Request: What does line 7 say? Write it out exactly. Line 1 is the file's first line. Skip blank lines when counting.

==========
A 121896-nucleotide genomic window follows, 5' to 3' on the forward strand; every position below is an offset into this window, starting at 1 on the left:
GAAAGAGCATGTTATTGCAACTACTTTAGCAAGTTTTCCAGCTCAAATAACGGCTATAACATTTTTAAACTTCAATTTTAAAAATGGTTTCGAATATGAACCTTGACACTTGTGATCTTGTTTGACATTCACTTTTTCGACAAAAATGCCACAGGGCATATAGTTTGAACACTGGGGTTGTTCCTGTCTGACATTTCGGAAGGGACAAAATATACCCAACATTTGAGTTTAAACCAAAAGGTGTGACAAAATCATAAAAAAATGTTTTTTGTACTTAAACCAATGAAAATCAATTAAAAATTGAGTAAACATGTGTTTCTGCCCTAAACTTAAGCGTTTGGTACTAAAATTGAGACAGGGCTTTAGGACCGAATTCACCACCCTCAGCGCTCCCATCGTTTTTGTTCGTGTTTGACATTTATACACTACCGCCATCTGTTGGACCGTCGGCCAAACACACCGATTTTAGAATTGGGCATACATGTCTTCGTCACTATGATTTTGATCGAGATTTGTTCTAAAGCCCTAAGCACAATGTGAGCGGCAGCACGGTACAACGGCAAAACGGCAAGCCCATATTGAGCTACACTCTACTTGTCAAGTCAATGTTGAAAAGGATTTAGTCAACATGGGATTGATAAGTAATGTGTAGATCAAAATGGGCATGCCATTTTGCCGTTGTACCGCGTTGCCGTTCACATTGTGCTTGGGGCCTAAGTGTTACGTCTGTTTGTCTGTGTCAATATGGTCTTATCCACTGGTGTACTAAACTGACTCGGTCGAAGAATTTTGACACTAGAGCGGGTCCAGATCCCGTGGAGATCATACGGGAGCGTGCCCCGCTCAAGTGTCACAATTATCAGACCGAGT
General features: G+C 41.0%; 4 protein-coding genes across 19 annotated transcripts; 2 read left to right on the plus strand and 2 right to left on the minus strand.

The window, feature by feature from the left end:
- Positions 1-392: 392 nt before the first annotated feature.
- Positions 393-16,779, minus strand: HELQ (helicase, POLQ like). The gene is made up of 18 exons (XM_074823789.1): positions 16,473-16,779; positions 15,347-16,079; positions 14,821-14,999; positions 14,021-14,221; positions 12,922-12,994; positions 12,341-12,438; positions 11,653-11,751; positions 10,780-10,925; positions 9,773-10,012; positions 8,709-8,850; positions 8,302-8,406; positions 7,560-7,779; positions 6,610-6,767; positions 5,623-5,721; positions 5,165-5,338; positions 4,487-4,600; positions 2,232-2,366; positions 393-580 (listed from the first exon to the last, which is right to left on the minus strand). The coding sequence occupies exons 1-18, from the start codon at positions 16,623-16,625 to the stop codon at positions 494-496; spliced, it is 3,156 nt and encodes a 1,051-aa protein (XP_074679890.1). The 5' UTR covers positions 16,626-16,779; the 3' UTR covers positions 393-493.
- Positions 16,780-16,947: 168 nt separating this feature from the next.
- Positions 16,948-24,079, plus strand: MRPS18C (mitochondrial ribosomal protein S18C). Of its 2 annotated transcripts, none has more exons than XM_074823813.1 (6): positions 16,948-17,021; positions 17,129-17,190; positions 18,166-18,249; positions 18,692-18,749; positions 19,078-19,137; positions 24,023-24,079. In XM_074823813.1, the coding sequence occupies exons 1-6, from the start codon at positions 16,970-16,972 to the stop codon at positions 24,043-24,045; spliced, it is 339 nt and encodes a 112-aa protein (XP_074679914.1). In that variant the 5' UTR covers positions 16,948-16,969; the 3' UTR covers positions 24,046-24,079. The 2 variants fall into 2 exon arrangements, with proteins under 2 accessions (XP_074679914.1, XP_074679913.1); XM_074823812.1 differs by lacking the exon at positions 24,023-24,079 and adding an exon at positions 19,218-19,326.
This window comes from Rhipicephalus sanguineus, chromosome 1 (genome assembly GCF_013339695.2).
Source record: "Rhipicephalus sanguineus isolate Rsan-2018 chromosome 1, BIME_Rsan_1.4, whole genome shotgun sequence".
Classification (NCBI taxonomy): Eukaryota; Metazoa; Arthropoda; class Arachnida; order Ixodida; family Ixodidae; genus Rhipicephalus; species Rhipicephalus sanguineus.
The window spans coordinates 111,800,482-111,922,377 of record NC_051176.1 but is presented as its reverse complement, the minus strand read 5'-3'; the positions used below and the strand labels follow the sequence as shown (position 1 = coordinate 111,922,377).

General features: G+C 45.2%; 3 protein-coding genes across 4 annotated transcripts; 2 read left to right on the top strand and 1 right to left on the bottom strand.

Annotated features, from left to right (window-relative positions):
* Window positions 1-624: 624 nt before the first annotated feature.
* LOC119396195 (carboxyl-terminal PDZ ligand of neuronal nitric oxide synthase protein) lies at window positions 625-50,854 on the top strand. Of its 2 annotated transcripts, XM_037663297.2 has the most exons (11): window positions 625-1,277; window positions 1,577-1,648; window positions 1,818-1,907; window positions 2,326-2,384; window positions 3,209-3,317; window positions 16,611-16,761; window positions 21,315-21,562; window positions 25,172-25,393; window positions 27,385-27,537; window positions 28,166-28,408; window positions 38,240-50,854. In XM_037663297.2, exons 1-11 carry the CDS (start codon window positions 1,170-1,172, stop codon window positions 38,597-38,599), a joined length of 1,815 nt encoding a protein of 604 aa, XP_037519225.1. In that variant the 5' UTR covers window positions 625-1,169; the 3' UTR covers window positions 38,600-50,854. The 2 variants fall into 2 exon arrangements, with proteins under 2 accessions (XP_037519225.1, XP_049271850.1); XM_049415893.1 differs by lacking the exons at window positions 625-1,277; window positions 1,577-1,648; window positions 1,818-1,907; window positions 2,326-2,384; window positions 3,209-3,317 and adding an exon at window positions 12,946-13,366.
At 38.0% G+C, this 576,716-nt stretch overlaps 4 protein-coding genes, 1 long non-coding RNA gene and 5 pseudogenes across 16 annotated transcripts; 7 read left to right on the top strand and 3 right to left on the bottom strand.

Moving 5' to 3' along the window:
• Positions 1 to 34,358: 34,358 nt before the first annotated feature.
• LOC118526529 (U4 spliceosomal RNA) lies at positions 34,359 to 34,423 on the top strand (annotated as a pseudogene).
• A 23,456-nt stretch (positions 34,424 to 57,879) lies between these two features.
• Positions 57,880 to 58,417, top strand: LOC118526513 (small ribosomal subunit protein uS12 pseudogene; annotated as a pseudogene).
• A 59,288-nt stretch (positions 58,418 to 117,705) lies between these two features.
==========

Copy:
- Positions 16,780-16,947: 168 nt separating this feature from the next.